DEAR ABBY: My heart is broken. I am a 21-year-old college student. Today was supposed to be my wedding day. My twin sister, “Diana,” my ex-fiance, “John,” and I were always very close. John and I have dated since high school. Last week, Diana told me she is three months pregnant with John’s baby. She said that when I was studying for exams, she and John had a one-time fling while both of them were drunk. The two people I am closest to in the world have betrayed me. I no longer speak to either one.

I plan to return to college to finish my senior year. Do you think I can ever repair these relationships? Should I forgive John and marry him? Please help me. – UNHAPPY IN THE MIDWEST

Can you repair these relationships? Possibly, with the passage of time. Should you marry John? Not unless you want your niece or nephew to also be your stepdaughter or stepson. That’s a lot to swallow, but only time will tell – lots and lots of time. In the meantime, enjoy your senior year. Participate in school activities and work on expanding your circle of friends.

DEAR ABBY: I am a college freshman in a city six hours from home. I miss my family, but I’ve been fortunate to have already made some wonderful new friends.

Lately, however, I’ve been concerned about the way I feel mentally, so I made a list of my feelings and behaviors that cause me concern. I then explored the Internet for advice. A number of credible Web sites indicate that my symptoms could be linked to clinical depression.

This has me worried. I don’t want my new friends to think I’m “weird.” Also, my parents are old-fashioned and could very well insist I return home.

Above all, I don’t want anyone to overreact. This is all based on my own suspicions. Sometimes I get scared that something may happen to me because I didn’t seek help. Who should I turn to, Abby? – DEPRESSED STUDENT (NO LOCATION, PLEASE)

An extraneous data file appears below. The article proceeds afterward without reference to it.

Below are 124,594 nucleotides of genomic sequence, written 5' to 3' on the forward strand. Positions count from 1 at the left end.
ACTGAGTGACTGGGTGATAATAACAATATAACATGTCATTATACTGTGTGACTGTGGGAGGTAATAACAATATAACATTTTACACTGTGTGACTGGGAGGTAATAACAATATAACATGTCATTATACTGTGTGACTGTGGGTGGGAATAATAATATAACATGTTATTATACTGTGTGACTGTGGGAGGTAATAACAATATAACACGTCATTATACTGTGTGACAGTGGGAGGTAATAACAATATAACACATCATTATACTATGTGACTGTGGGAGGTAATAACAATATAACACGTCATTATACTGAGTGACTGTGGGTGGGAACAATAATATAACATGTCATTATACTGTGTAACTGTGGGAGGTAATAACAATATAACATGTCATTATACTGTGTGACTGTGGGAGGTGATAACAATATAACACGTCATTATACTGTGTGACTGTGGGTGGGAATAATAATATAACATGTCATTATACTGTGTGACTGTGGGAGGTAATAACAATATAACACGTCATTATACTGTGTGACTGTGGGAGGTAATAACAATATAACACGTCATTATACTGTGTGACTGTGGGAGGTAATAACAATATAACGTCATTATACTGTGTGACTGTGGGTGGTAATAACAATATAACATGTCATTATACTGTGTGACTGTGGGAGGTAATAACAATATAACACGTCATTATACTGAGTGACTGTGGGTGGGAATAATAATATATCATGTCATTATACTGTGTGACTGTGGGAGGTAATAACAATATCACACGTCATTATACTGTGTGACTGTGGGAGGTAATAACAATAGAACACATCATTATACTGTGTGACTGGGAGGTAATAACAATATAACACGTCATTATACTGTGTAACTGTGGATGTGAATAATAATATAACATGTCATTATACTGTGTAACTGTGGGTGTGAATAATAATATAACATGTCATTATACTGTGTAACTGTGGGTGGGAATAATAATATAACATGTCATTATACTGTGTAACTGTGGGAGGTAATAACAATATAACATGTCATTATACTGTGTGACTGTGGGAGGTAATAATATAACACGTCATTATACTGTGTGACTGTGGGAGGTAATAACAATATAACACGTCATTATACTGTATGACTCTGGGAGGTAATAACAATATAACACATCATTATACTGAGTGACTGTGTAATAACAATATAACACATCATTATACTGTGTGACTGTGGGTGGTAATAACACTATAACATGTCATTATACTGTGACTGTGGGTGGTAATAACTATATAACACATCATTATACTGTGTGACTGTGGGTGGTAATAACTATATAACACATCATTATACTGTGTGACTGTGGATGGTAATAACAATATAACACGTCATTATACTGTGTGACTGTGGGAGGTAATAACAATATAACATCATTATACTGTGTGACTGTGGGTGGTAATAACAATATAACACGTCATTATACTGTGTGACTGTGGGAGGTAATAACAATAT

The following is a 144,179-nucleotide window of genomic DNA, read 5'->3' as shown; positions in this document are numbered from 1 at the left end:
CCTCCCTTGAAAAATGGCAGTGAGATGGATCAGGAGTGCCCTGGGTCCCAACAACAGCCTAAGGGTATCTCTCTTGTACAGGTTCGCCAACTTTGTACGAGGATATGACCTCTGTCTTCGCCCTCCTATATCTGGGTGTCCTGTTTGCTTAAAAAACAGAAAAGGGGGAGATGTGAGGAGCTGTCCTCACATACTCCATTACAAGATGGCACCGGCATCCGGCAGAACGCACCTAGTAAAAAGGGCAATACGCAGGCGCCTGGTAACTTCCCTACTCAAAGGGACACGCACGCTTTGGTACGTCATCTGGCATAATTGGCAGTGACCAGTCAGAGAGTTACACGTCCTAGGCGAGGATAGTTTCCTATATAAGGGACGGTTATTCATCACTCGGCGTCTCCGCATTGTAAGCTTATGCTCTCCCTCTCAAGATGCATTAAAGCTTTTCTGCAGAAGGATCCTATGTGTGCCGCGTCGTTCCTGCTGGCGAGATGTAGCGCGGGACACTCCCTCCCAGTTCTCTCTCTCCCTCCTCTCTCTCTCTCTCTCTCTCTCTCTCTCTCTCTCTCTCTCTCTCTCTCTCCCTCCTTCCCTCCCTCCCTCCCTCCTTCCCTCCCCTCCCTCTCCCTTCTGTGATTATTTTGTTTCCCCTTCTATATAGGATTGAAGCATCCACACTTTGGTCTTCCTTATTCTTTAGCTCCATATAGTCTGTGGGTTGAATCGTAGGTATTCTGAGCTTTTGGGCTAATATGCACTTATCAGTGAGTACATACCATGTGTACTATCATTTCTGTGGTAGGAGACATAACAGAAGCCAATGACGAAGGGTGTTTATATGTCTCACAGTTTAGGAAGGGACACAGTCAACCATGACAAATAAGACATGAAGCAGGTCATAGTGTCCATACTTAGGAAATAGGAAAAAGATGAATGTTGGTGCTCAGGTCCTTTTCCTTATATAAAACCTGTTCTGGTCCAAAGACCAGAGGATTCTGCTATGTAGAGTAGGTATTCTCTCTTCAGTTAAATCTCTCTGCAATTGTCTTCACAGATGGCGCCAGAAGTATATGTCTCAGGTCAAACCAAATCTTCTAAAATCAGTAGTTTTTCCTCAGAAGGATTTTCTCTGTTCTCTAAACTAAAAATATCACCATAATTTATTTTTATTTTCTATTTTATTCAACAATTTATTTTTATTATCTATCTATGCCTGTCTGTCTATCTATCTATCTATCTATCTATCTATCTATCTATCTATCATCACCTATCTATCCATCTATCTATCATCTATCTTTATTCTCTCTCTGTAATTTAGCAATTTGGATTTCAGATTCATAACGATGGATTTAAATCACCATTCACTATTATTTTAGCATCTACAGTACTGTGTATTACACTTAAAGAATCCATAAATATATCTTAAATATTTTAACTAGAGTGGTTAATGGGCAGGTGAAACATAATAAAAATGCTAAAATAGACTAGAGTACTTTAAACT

The student health center on your campus is the place to express your concerns. Many first-year college students become anxious in their new surroundings when faced with academic challenges. If you suspect that you have a problem that requires counseling or medication, you are wise to face it squarely and not put it off. Depression is a disease. It is treatable and curable, and those who have it are not weird, so please don’t wait.

DEAR ABBY: I am only 13, but I have a big problem. I love both of my parents, but I don’t like the way my dad treats my mom. Dad drinks a lot and abuses Mom. Not by hitting, but with words. Mom wants to leave, but she doesn’t want to break up our family.

Lately, my older brothers are beginning to copy Dad. They mouth off at Mom and it makes me angry. I don’t know how to help my parents without hurting one or the other. They both need help, but Dad refuses to get it. What can I do? – ANGRY DAUGHTER/SISTER IN KANSAS

Remind your mother that words can hurt as much as physical blows, and your brothers are already imitating their father’s behavior.

Ask your mother how she will feel when her sons marry and abuse THEIR wives. Deep in her heart she knows that the time to put an end to this cycle is now. Continue encouraging your mother to do what she knows she should – leave your abusive father for the sake of her children.

Dear Abby is written by Abigail Van Buren, also known as Jeanne Phillips, and was founded by her mother, Pauline Phillips. Write Dear Abby at or P.O. Box 69440, Los Angeles, CA 90069.

For an excellent guide to becoming a better conversationalist and a more attractive person, order “How to Be Popular.” Send a business-size, self-addressed envelope, plus check or money order for $5 (U.S. funds only) to: Dear Abby Popularity Booklet, P.O. Box 447, Mount Morris, IL 61054-0447.

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